Part of my 50 Documentaries to See Before You Die Challenge.
"Madonna: Truth or Dare" is one of those movies that I remember being controversial when it came out, but really had never bothered to look at once I was old enough to check out R-rated movies. So... does it hold up?
In part, yes. The concert scene for "Like a Virgin" is kind of graphic and titillating, even by today's standards. I may even go so far as to say it's smutty. But here is Madonna, the exact way she wants the world to see her - in a position of power and carefully crafting the message of herself. She is in control constantly. You almost sigh with relief when she dumps Warren Beatty - he's free! he's free! You feel like everything that is shown on camera is the result of the workings of a meticulous strategic mind. Perhaps because the sexiness is not as shocking as it had been 20 years ago, the power dynamic really shines through. She is also heartbreakingly lonely, but I don't know if she'd see that. It's something that she chooses, but she may not be fully conscious of it. Family and friends are constantly around, wanting little more than to spend 5 minutes with her, consent to being a Godmother, or celebrate a birthday. She pushes them away. The loneliness is her own making, and culminates in a scene of her alone in her hotel room with the voices of her family, friends, and staff layered on top.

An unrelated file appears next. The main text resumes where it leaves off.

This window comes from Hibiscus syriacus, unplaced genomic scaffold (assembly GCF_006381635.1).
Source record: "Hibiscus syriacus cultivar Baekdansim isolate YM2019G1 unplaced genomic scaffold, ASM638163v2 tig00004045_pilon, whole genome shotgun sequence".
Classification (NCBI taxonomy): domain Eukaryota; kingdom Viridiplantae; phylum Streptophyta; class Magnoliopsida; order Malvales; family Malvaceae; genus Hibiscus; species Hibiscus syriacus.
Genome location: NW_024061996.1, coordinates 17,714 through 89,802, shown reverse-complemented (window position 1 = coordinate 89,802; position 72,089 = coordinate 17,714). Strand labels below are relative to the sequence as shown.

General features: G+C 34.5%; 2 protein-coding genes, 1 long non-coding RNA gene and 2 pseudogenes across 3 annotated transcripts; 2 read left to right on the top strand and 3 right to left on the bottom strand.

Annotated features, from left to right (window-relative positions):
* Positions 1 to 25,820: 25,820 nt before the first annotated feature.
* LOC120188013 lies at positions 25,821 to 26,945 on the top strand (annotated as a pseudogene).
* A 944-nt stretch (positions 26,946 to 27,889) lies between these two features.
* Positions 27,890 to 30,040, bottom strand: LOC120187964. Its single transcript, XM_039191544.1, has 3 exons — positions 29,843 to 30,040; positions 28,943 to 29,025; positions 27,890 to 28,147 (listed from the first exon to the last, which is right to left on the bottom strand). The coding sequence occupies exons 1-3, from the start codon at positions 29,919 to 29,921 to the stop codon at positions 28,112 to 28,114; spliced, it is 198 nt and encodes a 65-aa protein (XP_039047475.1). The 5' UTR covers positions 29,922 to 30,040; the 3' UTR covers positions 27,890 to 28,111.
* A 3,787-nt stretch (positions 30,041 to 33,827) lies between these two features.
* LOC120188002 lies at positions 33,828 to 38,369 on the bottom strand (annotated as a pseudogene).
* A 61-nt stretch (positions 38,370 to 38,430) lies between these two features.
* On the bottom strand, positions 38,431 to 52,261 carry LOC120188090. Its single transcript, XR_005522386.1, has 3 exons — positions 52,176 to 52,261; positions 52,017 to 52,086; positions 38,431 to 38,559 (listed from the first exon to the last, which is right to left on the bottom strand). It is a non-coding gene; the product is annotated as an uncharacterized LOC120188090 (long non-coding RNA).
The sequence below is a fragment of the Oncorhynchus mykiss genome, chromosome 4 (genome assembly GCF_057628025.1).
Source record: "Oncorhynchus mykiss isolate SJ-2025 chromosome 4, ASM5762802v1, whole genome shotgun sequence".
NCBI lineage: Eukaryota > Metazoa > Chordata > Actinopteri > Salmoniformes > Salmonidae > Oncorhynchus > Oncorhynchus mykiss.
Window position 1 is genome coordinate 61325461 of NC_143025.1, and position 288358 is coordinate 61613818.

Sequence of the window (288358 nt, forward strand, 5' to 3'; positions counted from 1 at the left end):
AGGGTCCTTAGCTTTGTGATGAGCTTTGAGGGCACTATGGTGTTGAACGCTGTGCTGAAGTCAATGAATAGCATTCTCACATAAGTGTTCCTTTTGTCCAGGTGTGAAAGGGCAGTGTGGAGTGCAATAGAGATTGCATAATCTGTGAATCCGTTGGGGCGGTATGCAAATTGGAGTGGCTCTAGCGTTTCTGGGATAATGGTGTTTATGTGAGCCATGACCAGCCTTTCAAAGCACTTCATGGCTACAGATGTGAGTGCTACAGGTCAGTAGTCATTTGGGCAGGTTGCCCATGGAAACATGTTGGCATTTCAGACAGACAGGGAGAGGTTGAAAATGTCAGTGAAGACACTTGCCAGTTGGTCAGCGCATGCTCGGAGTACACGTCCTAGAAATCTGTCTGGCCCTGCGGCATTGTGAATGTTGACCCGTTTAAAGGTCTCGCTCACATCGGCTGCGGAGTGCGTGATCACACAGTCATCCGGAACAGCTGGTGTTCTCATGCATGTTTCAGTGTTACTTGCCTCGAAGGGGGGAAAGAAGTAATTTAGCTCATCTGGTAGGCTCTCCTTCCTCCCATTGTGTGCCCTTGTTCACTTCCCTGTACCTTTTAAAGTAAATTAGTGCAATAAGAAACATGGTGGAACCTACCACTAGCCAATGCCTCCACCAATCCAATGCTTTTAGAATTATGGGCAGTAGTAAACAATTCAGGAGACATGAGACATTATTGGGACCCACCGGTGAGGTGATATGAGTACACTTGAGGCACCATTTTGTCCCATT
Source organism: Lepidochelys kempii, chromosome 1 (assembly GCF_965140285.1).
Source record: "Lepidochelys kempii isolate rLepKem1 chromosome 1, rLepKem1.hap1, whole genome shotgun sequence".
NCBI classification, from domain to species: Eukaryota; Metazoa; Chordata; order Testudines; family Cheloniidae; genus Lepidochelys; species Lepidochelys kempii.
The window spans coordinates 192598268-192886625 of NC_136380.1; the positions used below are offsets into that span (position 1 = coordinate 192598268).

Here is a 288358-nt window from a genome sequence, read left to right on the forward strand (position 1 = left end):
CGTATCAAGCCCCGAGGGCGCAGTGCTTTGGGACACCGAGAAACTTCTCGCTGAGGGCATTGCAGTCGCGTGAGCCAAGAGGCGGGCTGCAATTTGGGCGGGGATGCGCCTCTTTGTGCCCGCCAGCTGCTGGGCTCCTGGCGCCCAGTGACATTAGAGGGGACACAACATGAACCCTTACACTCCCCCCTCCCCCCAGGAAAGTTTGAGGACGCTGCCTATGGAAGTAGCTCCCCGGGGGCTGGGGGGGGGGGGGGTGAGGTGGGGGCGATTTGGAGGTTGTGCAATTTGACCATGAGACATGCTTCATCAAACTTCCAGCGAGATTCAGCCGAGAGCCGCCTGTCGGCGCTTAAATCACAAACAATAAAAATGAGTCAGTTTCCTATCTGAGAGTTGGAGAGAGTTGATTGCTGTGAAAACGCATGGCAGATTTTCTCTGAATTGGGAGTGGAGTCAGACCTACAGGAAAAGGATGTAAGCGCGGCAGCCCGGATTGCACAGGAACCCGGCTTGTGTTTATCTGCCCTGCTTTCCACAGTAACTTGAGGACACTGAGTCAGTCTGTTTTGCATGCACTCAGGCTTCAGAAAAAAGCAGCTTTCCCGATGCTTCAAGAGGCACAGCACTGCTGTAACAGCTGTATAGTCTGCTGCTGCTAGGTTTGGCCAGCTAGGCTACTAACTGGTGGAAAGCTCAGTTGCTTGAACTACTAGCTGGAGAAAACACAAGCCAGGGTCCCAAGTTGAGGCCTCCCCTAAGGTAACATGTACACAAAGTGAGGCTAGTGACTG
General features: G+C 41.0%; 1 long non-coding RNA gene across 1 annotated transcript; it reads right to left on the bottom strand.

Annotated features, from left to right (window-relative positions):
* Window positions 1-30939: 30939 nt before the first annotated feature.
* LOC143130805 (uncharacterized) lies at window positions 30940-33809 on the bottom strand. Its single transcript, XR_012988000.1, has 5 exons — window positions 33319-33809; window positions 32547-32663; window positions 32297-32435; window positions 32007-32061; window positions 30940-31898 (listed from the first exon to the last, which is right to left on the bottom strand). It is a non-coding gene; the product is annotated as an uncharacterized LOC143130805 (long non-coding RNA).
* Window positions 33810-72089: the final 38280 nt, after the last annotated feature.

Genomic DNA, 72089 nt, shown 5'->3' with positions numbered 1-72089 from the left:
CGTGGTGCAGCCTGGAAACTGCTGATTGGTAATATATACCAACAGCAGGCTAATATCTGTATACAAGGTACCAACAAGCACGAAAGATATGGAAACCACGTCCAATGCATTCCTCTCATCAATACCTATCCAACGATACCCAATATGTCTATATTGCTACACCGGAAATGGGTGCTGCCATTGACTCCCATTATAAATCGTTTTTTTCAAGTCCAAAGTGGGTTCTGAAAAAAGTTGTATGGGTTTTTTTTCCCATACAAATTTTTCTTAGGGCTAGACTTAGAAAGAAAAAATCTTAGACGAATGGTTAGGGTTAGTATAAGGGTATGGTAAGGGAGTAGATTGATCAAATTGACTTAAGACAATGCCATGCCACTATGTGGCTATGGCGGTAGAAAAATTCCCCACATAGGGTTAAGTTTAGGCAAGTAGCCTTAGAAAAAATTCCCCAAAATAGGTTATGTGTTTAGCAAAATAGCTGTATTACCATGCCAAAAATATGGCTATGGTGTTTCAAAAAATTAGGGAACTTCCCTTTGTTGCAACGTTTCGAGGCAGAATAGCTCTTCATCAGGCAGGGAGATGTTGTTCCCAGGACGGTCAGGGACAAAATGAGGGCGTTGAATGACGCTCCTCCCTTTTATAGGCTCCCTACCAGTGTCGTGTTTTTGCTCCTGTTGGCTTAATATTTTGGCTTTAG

There is one illuminating scene. She's sitting in her hotel room, talking to her dad about her upcoming trip to Detroit. Yeah, Dad, it's kind of racy. No, Dad, I'm not naked. How's Marty doing? Is he out of rehab? Did you want some tickets to the show? - Just the kind of conversation you'd expect between a Midwestern Girl and her father... if the Midwestern Girl made a living by a combination of sexuality and sacrilege.